Henri Troyat 1911–
(Pseudonym of Lev Tarassoff) Russian-born French novelist, biographer, short story writer, and dramatist.
Troyat is a highly popular writer, known for his multi-volume historical sagas. He has also written several biographies of important Russian figures, such as Fedor Dostoevski, Aleksander Pushkin, and Catherine the Great.
(See also Contemporary Authors, Vols. 45-48 and Contemporary Authors New Revision Series, Vol. 2.)
["Judith Madrier"] is set against the background of the early months of the war and was written during [Troyat's] own service as an officer with the French Army; but it is not a reflection of experiences in fighting. It is a study, both explicit and subtle, of the evil which is inherent in idleness, petty smugness, restless unacknowledged greed, unworthy self-content and self-protection against whatever dangers and discomforts may be the lot of man. As a story which is told with a clear, hard brilliance in a foreign setting and with a foreign idiom of society—a story not lacking in compassion but quite unvarnished and unveiled, and generally of the species which is descended from "Madame Bovary"—it may or may not interest a sizable public here. But as an investigation of cause and effect in human conduct, as shown in the lives of two ordinary individuals, it is worthy of considerable attention and some disturbing thought. (p. 7)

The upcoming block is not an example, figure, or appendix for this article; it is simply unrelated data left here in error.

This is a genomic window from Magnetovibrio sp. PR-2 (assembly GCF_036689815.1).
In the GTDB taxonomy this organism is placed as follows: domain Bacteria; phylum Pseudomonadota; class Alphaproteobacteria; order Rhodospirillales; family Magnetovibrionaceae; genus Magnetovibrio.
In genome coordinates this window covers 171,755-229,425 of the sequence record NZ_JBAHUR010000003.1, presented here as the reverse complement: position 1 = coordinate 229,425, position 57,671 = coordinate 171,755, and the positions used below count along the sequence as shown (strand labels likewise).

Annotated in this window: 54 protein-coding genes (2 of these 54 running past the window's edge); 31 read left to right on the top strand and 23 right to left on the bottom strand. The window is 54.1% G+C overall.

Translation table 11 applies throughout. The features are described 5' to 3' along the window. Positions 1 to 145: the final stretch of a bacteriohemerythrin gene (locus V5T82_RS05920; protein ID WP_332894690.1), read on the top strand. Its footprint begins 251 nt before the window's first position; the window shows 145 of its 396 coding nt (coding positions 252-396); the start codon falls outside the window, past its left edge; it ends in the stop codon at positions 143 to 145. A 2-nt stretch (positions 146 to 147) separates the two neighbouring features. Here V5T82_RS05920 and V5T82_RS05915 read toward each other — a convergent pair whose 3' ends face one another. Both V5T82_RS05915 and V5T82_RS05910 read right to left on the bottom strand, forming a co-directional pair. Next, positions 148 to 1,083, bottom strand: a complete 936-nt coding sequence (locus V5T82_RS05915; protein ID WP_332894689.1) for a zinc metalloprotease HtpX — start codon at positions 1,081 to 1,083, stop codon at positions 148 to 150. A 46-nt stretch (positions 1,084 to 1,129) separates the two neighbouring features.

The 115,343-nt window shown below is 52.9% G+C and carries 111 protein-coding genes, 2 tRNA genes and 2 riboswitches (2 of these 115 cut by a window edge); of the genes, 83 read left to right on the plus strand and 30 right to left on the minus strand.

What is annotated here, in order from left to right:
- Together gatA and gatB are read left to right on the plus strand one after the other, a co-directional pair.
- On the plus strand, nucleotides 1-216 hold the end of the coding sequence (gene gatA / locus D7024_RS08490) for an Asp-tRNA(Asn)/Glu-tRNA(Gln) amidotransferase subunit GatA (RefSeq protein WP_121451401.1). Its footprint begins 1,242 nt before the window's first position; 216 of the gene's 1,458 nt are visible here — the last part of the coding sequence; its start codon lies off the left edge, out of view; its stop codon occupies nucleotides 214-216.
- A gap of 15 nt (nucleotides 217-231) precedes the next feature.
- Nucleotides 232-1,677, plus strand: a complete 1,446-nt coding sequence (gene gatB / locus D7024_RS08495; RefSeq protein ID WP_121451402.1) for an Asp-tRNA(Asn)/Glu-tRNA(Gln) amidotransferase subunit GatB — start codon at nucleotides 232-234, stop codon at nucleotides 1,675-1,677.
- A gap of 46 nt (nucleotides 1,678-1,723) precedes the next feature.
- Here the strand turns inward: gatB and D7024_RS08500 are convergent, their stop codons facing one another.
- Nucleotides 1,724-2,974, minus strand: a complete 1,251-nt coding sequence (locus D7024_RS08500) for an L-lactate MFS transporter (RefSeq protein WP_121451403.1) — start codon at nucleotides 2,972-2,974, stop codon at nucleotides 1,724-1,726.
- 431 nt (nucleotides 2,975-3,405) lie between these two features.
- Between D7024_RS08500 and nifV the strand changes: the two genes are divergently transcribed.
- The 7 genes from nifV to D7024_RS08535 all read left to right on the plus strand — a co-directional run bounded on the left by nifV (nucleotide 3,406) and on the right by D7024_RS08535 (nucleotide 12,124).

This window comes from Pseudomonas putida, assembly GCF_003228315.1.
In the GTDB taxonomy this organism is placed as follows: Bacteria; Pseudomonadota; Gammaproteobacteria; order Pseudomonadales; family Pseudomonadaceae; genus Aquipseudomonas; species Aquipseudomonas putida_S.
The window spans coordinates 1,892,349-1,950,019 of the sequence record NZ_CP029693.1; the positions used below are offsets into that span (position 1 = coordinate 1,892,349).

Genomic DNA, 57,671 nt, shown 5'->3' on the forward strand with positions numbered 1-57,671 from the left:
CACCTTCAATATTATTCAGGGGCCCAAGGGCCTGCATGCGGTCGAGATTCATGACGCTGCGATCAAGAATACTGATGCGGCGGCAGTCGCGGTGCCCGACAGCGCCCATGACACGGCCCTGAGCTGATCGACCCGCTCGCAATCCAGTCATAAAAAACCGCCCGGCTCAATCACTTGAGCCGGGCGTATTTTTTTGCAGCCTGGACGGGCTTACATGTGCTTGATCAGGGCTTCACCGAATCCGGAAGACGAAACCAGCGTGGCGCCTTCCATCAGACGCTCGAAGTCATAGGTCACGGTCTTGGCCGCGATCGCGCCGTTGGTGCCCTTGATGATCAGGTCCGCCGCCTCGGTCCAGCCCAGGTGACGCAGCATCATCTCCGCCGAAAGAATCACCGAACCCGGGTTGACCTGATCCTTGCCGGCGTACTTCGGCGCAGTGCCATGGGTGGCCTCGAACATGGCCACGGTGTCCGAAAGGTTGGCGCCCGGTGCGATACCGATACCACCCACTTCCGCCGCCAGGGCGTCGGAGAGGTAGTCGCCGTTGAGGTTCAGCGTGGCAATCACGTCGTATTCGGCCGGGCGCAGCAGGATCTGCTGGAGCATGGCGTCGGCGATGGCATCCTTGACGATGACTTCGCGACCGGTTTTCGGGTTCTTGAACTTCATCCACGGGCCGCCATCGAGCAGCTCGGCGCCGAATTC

[Judith Madrier, despite her marital infidelities,] is not actively an evil woman, or even a dishonest one; she is merely selfish, ungoverned, idle, emotional, spoiled…. Her revulsion from her husband's "goodness" is not indeed unjustified.
For if Charles Madrier lives without conventional reproach, he also lives in selfishness and pettiness and materialistic swaddling-bands. He is crudely, if pathetically, uxorious. If he is always good-natured, so he is always, for all his physical strength, also a little weak; and it is lazy egotism that makes him so tiresome…. Yet there is ground here in which real goodness may grow. And because that growth is possible, the novel becomes Madrier's story….
The story is developed in vivid clarity both of mood and observation, and moves in merciless penetration, on to a challenge of real human faith. (p. 14)
Katherine Woods, "A Study of Evil," in The New York Times Book Review (© 1941 by The New York Times Company; reprinted by permission), June 1, 1941, pp. 7, 14.